Is this long, long winter making your brain feel lethargic?
For, according to a study published earlier this year in the journal Experimental Psychology, “Spring” — particularly its familiar and vivacious first movement — helps people become more alert and attentive.
Yes, yes, I know we’ve been through this before with the so-called Mozart effect. In the early 1990s, a study suggested that listening to classical music (particularly Mozart) could temporarily boost children’s mental spatial skills, and soon every new mom was receiving a Mozart CD at her baby shower. As I’ve noted here before, that research has been pretty much debunked. Scientists have been unable to replicate its findings.
That’s not to say that music doesn’t have an effect on our brain and even on our cognitive abilities, however. Plenty of research has shown that “music (including passive listening to music) involves the engagement of numerous cognitive functions,” as the author of the Experimental Psychology study, British psychologist Leigh Riby, writes in his study’s introduction.
It seems plausible, he adds, “that it is not so much that music has ‘special’ qualities, but similar to any other pleasurable stimuli (e.g., viewing artwork), music evokes an emotional response and this change in the listener’s mood or arousal subsequently enhances cognition.”
For his study, Riby recruited 14 young adults. He had them perform a specific cognitive task while listening in random order to “The Four Seasons” concertos, each of which has three (fast, slow, fast) movements and is intended to evoke feelings about its respective season. As a control, the study’s participants also performed the task during three periods of silence.
The task involved pressing a spacebar on a keyboard when a green square appeared on screen and doing nothing when a red circle or a blue square appeared. Throughout the experiment, the participants were hooked up to an electroencephalogram (EEG), which measured the electrical activity in areas of the brain associated with attention.
Riby found that the participants performed the task significantly faster and more accurately during “Spring.” They reacted to the green squares at an average speed of 393.8 milliseconds during its famed first movement and 392.6 milliseconds during its second movement. That compared with 425.2 milliseconds (their slowest time) during the third movement of “Winter” and 408.1 milliseconds during the first “movement” of silence (their best time during those control periods).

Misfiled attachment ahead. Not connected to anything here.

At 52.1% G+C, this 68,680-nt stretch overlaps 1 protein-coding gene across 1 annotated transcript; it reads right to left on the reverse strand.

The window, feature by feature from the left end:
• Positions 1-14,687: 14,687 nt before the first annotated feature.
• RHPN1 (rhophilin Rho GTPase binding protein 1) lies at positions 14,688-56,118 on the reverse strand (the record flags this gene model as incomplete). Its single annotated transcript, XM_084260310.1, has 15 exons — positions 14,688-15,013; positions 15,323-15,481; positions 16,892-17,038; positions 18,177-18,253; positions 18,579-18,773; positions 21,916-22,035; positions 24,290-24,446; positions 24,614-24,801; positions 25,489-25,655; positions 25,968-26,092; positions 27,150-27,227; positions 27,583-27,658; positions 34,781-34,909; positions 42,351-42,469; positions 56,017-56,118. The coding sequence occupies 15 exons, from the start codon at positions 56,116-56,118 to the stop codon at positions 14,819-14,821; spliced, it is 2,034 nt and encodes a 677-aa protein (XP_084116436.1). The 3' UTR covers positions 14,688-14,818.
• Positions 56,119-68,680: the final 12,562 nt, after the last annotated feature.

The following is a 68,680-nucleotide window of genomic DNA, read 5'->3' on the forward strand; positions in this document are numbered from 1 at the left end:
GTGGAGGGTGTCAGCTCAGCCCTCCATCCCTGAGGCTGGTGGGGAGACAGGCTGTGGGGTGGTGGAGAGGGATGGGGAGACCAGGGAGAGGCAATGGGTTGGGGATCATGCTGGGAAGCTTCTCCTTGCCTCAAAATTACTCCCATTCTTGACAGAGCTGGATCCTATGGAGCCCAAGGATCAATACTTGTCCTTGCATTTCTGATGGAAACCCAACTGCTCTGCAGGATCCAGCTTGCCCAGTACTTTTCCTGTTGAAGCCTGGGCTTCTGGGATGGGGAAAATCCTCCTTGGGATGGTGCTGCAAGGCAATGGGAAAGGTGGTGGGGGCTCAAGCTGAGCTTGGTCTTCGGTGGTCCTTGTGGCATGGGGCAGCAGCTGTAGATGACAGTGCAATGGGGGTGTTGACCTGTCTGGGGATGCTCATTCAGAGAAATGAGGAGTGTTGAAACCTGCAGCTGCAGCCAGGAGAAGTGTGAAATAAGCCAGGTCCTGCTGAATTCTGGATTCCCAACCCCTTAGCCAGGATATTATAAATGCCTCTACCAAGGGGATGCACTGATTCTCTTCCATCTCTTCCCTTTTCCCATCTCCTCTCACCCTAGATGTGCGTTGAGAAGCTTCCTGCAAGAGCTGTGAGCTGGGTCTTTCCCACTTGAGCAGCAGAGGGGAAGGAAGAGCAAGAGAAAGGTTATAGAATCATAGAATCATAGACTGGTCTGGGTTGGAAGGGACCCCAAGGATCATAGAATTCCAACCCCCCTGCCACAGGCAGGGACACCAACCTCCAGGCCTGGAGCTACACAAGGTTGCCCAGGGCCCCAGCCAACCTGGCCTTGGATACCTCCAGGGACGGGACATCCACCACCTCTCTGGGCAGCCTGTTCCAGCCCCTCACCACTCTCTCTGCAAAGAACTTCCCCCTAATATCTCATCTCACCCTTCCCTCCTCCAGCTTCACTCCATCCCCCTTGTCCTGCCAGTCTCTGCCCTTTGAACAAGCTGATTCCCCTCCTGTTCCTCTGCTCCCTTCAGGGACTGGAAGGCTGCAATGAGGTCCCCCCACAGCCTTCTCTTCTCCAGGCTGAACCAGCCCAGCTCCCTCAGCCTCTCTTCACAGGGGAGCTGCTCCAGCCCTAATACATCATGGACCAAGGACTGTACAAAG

The participants were also found to be more alert during “Spring” than during the other concertos — and the least alert during “Winter.”
A special status?
“Winter” is a more somber movement than “Spring,” partly because it’s written in a minor rather than a major key. As Riby points out, other research has suggested that major keys tends to have a more positive effect on cognitive performance. But in this study, key did not seem to be a factor. The “Autumn” concerto, which is also written in a major key, did not have the same enhanced effect on cognition as “Spring.” In fact, the participants’ scores during all three of its movements were lower than those for the G-minor “Summer.”
So could it be that the participants were responding to the unconscious “programmatic qualities” of “Spring” — in other words, to its deep musical evocations of that uplifting season? Perhaps, suggests Riby. “The first movement of ‘Spring’ has been used successfully in a therapeutic setting while assessing its impact on stress and blood pressure, and is used in the media and marketing because of its potential to induce mood and influence shoppers’ choices,” he writes. “… This type of work may provide tentative support for the special status of this piece of program music as a mood inducer.”
Here in Minnesota, we can certainly use a mood inducer. More snow is predicted for this weekend.